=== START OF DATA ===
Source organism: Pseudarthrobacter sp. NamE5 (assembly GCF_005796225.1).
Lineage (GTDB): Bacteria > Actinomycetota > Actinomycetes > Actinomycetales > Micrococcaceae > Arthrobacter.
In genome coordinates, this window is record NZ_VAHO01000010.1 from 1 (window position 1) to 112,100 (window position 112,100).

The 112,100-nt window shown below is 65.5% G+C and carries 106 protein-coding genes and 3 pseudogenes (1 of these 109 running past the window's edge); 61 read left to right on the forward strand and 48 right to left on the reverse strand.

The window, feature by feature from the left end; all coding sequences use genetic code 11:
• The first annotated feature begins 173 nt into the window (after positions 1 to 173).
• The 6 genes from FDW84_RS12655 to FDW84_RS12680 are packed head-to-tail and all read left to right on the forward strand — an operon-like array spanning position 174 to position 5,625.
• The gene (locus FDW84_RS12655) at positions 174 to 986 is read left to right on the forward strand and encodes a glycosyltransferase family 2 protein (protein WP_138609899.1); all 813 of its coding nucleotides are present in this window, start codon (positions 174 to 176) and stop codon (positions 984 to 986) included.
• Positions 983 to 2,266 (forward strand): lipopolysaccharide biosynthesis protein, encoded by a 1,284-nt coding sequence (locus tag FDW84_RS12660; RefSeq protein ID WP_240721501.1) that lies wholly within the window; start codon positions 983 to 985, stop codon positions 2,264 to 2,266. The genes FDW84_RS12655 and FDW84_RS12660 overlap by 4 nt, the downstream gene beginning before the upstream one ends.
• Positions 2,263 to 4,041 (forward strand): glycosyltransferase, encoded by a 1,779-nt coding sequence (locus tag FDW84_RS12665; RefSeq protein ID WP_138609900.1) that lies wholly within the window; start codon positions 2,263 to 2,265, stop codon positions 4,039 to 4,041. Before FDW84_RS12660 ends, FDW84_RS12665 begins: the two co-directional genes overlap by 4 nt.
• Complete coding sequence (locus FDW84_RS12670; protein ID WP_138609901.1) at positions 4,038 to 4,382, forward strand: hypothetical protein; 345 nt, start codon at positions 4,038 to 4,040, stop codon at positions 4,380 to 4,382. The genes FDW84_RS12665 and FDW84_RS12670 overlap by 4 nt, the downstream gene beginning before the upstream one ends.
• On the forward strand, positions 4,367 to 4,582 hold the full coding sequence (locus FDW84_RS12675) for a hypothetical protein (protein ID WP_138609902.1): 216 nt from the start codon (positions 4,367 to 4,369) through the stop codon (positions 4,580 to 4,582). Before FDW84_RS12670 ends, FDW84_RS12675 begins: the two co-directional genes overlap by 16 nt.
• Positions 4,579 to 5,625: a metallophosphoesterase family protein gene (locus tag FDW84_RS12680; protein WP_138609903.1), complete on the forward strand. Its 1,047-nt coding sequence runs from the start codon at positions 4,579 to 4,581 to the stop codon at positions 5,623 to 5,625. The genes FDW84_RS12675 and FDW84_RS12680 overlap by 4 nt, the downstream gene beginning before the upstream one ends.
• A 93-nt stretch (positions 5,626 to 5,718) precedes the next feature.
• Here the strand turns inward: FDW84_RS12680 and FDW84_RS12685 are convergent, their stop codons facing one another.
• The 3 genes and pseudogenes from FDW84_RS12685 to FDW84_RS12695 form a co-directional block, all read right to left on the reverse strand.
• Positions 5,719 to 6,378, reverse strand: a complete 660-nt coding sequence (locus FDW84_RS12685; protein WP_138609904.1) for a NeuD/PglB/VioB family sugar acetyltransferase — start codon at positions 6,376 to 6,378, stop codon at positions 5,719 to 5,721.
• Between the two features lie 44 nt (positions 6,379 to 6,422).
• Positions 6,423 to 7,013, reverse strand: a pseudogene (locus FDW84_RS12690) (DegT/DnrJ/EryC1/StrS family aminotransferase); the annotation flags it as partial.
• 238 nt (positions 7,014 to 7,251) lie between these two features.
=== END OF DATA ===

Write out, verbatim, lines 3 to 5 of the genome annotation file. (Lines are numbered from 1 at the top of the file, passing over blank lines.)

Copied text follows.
In genome coordinates, this window is record NZ_VAHO01000010.1 from 1 (window position 1) to 112,100 (window position 112,100).

The 112,100-nt window shown below is 65.5% G+C and carries 106 protein-coding genes and 3 pseudogenes (1 of these 109 running past the window's edge); 61 read left to right on the forward strand and 48 right to left on the reverse strand.

The window, feature by feature from the left end; all coding sequences use genetic code 11: